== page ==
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Ann Rheum Dis doi:10.1136/annrheumdis-2013-205094
  • Clinical and epidemiological research
  • Concise report

Overweight decreases the chance of achieving good response and low disease activity in early rheumatoid arthritis

  1. Saedis Saevarsdottir1,2
  1. 1Institute of Environmental Medicine, Karolinska Institutet, Stockholm, Sweden
  2. 2Rheumatology Unit, Department of Medicine, Karolinska Institutet/Karolinska University Hospital, Stockholm, Sweden
  3. 3Centre for Occupational and Environmental Medicine, Stockholm County Council, Stockholm, Sweden
  1. Correspondence to Maria E C Sandberg, Institute of Environmental Medicine, Karolinska Institutet, Box 210, Stockholm 171 71, Sweden; maria.sandberg{at}ki.se
  • Received 18 December 2013
  • Revised 25 March 2014
  • Accepted 13 April 2014
  • Published Online First 12 May 2014

Abstract

Aim To investigate whether overweight/obesity at diagnosis affects the chances of decrease in disease activity and pain in early rheumatoid arthritis (RA).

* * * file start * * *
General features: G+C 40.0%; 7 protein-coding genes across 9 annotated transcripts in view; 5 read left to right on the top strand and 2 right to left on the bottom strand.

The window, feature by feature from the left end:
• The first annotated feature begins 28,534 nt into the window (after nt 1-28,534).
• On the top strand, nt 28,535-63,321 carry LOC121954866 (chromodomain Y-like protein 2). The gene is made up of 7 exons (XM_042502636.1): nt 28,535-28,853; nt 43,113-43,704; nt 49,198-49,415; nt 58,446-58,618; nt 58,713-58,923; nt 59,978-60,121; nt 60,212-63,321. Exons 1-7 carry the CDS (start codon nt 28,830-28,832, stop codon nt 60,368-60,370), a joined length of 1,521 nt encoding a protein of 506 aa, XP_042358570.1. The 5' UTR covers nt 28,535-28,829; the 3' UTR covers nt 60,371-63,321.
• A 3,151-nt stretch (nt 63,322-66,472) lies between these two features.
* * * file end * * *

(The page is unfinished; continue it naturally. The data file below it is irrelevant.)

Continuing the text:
Method We investigated incident RA cases from the population-based Epidemiological Investigation of risk factors for Rheumatoid Arthritis (EIRA) study (2006–2009, N=495) with clinical follow-up in the Swedish Rheumatology Quality Register. At diagnosis, 93% received disease-modifying antirheumatic drugs (DMARDs) (86% methotrexate). The odds of achieving a good response according to the DAS28-based European League Against Rheumatism (EULAR) criteria, low disease activity (DAS28<3.2), remission (DAS28<2.6) or pain remission (visual analogue scale ≤20 mm) at 3-months and 6-months follow-up, were calculated using logistic regression, adjusting for potential confounders.

Results Significant dose-response relationships were found between Body Mass Index (BMI) and change of disease activity as well as pain at both time points. Patients with BMI ≥25 had 51% lower odds of achieving low disease activity (odds ratio (OR=0.49 (95% CI 0.31 to 0.78)) and 42% lower odds of remission (OR=0.58 (95% CI 0.37 to 0.92)) at the 6-months visit, compared to normal-weight patients. This effect was also present at 3 months, where we also found a 43% decreased odds of pain remission (OR=0.57 (95% CI 0.37 to 0.88)). No effect modification was found for anti-citrullinated protein antibody (CCP)-status, sex, prednisolone treatment or DAS28 at diagnosis.

Conclusions Overweight at diagnosis significantly decreases the chance of achieving good disease control during the early phase of RA.